Eli Lilly touts antibody that reverses symptom of Alzheimer's

Eli Lilly's ($LLY) dogged pursuit of a new therapy for Alzheimer's has led to the discovery of an experimental antibody that wipes out some of the sturdier brain plaques associated with progression of the memory-stealing disease. With impressive mouse data in hand, Reuters reported, the drug giant plans to jump into human development within a year.

Curing mice doesn't count for much at all. But a therapy for reversing the decline of patients with dementia would be an enormous advance because no such drug exists on the market and Alzheimer's, which affects about 5 million Americans and rising, is one of the biggest health threats facing the U.S. Lilly seems excited about the prospects of its preclinical antibody program.

"We're very enthused about understanding the mechanism and science behind it," Ronald DeMattos, a lead researcher for Lilly's study, told Reuters. "We don't know how it translates in humans until we test human antibodies in clinical trials."

Drugmakers have struggled to fight Alzheimer's with therapies once beta amyloid plaques take residence in the brain, and Lilly's and other companies' failures in the clinic have pushed developers to focus on treating patients before the disease reaches this stage. Yet an antibody from the Indianapolis-based drugmaker homed in on deposits of the plaques in mice and wiped out about half of them.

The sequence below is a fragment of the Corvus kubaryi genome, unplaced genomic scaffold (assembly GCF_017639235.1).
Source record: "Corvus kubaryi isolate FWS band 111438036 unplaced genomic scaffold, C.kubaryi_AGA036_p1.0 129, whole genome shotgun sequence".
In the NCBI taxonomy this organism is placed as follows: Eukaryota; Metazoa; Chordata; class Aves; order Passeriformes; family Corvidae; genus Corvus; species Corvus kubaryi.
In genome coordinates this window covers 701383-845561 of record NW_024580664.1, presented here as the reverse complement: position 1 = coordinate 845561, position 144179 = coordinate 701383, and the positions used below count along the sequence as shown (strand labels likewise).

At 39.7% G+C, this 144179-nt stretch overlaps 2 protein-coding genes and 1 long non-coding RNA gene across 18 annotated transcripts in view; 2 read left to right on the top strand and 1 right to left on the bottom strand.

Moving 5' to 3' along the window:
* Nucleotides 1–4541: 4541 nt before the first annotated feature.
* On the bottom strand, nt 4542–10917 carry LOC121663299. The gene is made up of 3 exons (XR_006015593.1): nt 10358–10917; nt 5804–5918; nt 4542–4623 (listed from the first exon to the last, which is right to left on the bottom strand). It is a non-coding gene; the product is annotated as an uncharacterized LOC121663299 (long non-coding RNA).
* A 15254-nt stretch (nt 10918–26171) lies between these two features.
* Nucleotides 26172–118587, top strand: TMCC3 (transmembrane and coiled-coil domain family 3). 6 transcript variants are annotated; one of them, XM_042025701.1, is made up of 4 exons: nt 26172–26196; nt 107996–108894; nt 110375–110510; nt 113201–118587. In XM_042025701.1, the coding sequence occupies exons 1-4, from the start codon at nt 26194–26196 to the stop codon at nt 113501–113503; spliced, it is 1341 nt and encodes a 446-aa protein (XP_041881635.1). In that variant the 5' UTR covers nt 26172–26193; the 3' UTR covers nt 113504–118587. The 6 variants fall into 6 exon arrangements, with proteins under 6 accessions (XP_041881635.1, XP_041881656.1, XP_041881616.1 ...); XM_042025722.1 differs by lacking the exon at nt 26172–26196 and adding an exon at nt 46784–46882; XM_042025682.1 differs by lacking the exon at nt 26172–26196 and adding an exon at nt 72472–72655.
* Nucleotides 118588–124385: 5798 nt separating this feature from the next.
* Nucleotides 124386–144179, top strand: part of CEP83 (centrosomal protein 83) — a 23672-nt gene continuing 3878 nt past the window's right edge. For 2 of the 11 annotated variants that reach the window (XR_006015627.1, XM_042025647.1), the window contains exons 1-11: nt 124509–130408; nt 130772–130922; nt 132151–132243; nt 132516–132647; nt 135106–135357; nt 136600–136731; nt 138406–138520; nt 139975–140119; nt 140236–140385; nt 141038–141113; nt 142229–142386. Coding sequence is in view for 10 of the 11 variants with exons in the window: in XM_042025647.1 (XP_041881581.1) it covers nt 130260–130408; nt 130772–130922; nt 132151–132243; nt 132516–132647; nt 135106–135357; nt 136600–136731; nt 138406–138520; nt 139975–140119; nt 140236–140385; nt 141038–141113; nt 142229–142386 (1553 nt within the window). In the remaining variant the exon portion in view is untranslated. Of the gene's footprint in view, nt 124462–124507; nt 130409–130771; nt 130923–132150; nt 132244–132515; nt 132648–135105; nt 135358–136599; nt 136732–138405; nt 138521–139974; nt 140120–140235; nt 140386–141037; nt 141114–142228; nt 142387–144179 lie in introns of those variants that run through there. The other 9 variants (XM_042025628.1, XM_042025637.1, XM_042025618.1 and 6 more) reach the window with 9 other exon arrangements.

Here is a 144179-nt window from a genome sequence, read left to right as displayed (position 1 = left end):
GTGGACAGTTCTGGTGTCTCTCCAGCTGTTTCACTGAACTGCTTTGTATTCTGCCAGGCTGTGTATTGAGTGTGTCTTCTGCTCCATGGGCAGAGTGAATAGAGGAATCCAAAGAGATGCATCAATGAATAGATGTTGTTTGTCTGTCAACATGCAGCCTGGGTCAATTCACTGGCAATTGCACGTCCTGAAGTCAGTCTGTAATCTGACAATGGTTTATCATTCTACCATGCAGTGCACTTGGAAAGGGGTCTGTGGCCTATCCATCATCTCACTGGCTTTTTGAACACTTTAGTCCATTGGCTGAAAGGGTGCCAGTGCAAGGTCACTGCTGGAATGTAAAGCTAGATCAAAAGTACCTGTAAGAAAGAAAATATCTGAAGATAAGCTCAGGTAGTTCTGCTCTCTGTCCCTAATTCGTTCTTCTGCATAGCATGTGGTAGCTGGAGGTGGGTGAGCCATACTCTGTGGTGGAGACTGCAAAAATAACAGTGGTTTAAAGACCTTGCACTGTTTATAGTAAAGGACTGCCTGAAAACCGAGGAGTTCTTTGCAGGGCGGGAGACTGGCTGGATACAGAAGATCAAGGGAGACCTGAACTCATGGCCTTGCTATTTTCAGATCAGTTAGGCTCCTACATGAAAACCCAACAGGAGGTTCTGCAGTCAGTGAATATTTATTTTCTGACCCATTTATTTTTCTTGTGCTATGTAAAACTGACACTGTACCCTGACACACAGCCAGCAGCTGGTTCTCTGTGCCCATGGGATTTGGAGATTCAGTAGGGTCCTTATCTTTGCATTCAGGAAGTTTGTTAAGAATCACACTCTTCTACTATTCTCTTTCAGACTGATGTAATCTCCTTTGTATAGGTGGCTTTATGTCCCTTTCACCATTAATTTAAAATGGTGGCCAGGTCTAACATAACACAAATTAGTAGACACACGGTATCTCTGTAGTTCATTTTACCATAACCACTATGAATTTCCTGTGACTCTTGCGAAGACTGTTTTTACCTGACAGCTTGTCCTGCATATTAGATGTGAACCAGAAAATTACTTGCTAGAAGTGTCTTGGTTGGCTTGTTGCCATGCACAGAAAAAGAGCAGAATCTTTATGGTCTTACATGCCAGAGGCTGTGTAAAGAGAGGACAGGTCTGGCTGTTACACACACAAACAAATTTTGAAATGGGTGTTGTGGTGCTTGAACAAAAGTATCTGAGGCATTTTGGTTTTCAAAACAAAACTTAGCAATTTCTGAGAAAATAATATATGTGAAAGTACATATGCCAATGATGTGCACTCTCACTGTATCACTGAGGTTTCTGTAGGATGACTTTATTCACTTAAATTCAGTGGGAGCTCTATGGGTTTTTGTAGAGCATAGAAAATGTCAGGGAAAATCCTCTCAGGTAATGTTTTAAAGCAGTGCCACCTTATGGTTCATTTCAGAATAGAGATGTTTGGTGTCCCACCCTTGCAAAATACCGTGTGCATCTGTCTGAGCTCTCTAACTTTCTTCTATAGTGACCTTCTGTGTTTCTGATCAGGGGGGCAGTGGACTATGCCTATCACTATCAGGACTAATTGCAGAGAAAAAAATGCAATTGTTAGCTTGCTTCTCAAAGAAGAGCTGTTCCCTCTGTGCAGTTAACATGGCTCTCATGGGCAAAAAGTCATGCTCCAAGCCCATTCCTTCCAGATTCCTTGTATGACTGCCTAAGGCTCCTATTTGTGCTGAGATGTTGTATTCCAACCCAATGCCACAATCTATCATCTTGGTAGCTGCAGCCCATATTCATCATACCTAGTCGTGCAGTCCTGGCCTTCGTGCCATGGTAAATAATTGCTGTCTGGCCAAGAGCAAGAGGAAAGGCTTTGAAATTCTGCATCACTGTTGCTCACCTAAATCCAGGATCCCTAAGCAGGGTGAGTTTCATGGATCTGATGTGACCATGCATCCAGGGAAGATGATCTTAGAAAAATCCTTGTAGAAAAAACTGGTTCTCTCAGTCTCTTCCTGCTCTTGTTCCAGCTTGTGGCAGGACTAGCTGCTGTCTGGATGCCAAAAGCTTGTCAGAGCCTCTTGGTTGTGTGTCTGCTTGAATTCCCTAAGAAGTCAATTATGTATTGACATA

In the meantime, Lilly hasn't given up faith in the potential of its banged-up solanezumab program, which brought two Phase III failures this year but evidence of moderate benefits for patients with mild forms of the disease.

In other diseases where therapeutic options abound, hints of efficacy in failed studies seldom generate any enthusiasm from drug companies. Yet with the huge market in Alzheimer's, Big Pharma has been willing to make big gambles to score a drug for the disease.

- get more from the Reuters report

Special Reports: The Alzheimer's pipeline: What's next? | The Top Phase III Disasters of 2012

Suggested Articles

Fifteen of the 22 patients in a gene therapy trial no longer needed transfusions, while the remainder needed fewer transfusions.

Argos Therapeutics is ending its kidney cancer trial and mulling options, including a merger or sale, to stay alive.

CNS Pharma says berubicin is the first anthracycline drug to cross the blood-brain barrier and could transform treatment of the highly invasive brain tumor.